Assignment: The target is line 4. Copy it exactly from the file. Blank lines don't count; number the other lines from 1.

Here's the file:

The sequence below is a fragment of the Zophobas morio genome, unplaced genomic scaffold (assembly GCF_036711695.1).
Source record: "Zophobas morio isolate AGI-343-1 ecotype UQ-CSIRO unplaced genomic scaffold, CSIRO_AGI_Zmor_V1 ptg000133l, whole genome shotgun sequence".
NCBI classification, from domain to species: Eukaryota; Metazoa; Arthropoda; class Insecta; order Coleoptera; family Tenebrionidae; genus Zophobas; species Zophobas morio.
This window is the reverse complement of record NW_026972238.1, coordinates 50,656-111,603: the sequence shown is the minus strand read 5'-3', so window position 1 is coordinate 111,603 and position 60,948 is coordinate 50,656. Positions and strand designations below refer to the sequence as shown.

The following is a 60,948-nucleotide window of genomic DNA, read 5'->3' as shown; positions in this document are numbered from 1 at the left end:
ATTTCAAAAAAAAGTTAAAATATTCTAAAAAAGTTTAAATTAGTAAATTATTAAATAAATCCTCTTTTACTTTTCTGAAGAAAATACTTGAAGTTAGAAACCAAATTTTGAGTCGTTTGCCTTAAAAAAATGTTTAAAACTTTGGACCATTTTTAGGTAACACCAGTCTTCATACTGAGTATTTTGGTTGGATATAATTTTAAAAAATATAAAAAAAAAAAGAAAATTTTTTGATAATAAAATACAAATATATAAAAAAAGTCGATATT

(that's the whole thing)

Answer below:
This window is the reverse complement of record NW_026972238.1, coordinates 50,656-111,603: the sequence shown is the minus strand read 5'-3', so window position 1 is coordinate 111,603 and position 60,948 is coordinate 50,656. Positions and strand designations below refer to the sequence as shown.